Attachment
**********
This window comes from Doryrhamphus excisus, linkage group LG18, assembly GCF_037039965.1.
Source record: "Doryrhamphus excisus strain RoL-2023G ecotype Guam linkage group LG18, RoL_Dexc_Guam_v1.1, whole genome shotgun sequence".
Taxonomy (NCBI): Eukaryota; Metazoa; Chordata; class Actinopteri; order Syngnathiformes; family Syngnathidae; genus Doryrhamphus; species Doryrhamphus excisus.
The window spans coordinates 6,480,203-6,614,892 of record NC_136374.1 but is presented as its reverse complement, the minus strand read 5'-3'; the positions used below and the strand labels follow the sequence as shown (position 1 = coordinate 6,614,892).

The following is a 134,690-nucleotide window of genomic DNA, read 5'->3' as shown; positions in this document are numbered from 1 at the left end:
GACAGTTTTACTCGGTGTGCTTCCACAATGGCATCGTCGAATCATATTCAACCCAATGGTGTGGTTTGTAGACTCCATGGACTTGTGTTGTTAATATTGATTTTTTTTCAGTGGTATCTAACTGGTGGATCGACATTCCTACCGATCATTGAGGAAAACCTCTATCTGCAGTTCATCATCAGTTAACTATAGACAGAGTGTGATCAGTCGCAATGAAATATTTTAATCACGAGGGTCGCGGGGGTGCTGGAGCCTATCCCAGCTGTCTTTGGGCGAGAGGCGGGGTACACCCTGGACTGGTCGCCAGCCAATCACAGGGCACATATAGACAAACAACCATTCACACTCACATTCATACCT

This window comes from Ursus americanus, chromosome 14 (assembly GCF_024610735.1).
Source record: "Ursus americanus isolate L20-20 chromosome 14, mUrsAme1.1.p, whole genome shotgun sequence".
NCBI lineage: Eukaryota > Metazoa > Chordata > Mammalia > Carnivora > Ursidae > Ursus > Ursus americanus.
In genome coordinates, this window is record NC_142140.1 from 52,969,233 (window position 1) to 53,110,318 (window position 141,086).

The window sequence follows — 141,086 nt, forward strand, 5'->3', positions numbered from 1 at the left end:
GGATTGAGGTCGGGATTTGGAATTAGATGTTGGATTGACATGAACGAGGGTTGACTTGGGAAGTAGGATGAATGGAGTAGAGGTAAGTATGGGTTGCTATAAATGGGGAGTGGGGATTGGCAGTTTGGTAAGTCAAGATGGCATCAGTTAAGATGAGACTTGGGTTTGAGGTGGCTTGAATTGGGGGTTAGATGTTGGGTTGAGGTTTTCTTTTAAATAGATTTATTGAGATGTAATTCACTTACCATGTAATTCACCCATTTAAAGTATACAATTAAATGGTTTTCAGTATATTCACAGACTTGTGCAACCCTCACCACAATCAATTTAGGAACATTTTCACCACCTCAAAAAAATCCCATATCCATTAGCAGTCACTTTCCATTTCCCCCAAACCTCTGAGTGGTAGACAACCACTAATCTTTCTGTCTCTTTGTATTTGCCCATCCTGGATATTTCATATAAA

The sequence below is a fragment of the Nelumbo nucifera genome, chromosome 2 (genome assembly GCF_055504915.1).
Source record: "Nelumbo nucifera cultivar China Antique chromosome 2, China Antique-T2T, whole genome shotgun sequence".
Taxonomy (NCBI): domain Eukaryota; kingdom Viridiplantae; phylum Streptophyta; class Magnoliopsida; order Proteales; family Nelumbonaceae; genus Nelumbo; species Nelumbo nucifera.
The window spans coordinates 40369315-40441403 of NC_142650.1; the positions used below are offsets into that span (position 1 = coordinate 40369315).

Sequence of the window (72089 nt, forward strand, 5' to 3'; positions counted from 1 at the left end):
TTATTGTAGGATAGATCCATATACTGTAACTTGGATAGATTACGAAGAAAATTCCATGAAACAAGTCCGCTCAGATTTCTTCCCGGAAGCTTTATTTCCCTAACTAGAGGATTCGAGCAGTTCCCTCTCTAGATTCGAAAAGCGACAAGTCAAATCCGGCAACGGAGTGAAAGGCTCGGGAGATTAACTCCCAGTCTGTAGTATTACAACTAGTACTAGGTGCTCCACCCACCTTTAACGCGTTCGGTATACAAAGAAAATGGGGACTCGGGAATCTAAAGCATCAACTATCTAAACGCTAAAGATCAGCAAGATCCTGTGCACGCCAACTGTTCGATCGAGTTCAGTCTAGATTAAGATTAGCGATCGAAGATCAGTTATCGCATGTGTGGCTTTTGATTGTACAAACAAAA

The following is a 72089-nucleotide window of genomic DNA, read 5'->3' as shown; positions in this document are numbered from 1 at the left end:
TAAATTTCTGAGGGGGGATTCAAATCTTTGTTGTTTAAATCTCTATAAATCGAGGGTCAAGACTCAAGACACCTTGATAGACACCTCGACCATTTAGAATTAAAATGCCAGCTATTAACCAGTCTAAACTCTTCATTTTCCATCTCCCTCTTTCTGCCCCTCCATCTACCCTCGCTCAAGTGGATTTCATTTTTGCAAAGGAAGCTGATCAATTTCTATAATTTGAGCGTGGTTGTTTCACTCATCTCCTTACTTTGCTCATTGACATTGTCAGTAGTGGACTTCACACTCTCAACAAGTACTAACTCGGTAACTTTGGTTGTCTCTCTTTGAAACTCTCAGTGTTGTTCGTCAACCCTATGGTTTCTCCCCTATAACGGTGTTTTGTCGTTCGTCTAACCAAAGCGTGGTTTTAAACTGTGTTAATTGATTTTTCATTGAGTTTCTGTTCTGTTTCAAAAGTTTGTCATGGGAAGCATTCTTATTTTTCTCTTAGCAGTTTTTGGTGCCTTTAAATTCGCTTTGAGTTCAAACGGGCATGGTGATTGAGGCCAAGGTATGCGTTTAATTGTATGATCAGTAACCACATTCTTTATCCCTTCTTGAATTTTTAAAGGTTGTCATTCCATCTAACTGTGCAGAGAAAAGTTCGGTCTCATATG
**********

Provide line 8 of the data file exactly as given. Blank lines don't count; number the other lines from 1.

Source record: "Ursus americanus isolate L20-20 chromosome 14, mUrsAme1.1.p, whole genome shotgun sequence".